• 1963 – Conducted the “Waves Across the Pacific” experiment to study the propagation of waves from the Antarctic across the Pacific.
• 1964 – Founded the Institute of Geophysics, later renamed the Cecil H. and Ida M. Green Institute of Geophysics and Planetary Physics.
• 1969 – Began measuring tides in the deep sea, using highly sophisticated pressure-sensing instruments dropped to the ocean floor and retrieved via acoustic release.
• 1965:1975 – With Dave Cartwright, worked to improve tide prediction, publishing “Tidal Spectroscopy and Prediction” in 1967.
• 1979 – Published “Sound transmission through a fluctuating ocean,” with R. Dashen, K.M. Watson, and F. Zachariasen.
• 1984 – Navy Secretary John F. Lehman, Jr. named Munk one of four Secretary of the Navy research chairs in oceanography. As chair, Munk worked to reaffirm the strong interest of the Secretary of the Navy in oceanography and to recognize the leading oceanographers in the United States.
• 1991 – In the acoustic thermometry of ocean climate (ATOC) project, he conducted ocean acoustics experiments to test long-range sound signals at Heard Island, a remote location in the southern Indian Ocean. The experiments were to determine whether the sound generated could be heard around the world and if a correlation could be made to ocean warming, since sound travels faster in warmer water than cooler water. These broadcasts, which were traced thousands of miles away, become known as “the sound heard around the world.”
• 1995 – Along with Peter Worcester and Carl Wunsch, published “Ocean Acoustic Tomography”, a comprehensive presentation of the underlying oceanography and mathematics that interprets certain physical properties of the ocean.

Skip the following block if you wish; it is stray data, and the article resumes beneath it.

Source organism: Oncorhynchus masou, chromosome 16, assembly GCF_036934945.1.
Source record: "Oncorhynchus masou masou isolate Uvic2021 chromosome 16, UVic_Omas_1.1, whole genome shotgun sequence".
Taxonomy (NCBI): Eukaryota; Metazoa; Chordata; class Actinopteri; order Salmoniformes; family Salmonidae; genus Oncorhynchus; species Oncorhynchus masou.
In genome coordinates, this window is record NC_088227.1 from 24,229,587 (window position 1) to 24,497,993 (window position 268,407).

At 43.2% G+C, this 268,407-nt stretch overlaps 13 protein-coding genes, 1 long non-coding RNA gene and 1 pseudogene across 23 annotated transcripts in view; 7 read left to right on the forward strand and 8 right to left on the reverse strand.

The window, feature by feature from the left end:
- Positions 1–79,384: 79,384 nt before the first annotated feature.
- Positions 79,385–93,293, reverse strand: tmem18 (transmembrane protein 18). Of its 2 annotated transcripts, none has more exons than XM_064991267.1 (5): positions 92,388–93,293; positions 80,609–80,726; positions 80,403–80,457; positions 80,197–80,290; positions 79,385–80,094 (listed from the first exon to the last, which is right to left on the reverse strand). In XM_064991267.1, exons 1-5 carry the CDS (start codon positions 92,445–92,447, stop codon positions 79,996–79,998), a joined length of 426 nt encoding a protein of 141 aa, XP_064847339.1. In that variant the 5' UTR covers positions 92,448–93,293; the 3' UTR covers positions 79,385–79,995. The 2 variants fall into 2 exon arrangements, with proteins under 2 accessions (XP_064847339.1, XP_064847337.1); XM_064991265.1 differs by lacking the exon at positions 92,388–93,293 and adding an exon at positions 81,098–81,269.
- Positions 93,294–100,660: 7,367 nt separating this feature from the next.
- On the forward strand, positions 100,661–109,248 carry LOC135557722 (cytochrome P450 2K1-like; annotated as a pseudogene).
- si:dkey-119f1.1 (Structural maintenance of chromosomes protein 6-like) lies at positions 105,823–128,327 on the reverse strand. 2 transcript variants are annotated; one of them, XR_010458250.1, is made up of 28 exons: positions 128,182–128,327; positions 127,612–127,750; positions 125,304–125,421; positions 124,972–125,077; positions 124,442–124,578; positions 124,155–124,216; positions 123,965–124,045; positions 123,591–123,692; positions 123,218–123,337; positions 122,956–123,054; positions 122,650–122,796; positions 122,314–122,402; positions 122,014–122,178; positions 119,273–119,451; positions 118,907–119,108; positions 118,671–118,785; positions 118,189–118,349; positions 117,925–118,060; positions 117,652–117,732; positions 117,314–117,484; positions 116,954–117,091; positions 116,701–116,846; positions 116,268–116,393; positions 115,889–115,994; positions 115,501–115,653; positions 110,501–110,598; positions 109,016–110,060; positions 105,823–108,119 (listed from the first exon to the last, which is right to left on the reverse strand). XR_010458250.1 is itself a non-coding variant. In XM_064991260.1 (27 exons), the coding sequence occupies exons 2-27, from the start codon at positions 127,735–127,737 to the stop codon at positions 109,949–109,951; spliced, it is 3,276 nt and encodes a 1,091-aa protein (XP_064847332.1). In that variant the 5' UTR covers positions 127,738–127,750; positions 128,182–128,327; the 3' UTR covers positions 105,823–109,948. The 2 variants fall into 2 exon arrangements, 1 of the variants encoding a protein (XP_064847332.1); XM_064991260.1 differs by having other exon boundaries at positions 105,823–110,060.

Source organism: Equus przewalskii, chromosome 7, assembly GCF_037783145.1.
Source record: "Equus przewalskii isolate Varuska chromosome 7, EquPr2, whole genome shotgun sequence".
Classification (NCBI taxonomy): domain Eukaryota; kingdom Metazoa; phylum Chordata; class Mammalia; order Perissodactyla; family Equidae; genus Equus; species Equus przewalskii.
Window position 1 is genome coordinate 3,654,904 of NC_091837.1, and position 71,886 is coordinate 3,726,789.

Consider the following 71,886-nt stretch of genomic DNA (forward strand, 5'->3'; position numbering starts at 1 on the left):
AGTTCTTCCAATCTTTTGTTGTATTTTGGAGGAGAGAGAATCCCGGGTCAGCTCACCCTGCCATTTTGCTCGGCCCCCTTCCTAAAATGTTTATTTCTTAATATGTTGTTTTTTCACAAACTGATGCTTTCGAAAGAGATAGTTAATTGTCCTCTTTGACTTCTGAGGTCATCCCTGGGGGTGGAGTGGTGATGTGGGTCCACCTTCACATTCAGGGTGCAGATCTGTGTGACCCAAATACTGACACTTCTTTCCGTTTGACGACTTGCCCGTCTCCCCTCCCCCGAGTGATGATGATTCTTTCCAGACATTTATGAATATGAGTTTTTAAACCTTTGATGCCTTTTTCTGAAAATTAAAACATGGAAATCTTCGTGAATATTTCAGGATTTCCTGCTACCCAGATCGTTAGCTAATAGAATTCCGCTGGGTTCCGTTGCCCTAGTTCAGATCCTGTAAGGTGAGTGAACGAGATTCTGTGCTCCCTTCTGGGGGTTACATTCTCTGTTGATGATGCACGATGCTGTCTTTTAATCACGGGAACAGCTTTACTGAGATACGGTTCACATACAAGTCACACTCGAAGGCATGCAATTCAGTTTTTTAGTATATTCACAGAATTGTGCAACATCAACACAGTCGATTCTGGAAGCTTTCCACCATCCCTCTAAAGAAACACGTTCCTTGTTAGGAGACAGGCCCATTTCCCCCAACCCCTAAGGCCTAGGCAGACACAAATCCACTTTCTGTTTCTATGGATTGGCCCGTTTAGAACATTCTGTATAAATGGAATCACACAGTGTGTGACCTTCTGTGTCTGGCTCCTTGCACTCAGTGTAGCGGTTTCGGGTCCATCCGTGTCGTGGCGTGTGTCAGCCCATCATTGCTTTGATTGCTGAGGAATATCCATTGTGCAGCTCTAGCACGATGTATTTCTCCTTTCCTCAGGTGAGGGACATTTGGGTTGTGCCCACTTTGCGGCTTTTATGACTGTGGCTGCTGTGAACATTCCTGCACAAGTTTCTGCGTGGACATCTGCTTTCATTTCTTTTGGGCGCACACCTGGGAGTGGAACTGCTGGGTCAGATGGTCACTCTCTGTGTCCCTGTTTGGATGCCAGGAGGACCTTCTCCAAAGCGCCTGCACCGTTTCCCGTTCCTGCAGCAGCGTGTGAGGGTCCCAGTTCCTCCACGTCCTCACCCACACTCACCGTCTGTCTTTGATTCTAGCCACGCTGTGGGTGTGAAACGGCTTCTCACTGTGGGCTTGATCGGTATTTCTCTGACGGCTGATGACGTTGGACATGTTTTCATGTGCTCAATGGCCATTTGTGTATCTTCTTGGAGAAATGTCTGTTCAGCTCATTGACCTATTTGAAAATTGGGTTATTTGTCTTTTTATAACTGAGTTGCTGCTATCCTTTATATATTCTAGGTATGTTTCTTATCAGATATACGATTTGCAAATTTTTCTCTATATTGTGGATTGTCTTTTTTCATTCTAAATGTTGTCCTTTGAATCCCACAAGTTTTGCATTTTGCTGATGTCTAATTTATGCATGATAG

Authored more than 200 scientific research papers beginning in 1941, when he published “Internal Waves in the Gulf of California” in the Journal of Marine Research. His recent publication, “Multipurpose Acoustic Networks in the Integrated Arctic Ocean Observing System,” was published in in the
Munk was born on Oct. 19, 1917 in Vienna, Austria. At age 14 he moved to New York and later studied physics at Columbia University. He became a United States citizen in 1939. He attended the California Institute of Technology and received a bachelor’s degree in physics in 1939 and a master’s degree in geophysics in 1940. He attended Scripps Institution of Oceanography and received a Ph.D. in oceanography from the University of California in 1947.
During World War II, Munk and Harald U. Sverdrup, then director of Scripps Institution, developed a system for forecasting breakers and surf on beaches, a technique of crucial importance in military amphibious landings. Munk served for a year in the United States Army Ski Battalion, for a year as an oceanographer with the University of California Division of War Research, and as a meteorologist for the Army Air Force.
During the 1946 testing of nuclear weapons at Bikini Atoll in the western Pacific Ocean, he participated in analysis of the currents and diffusion in the lagoon and the water exchange with the open seas.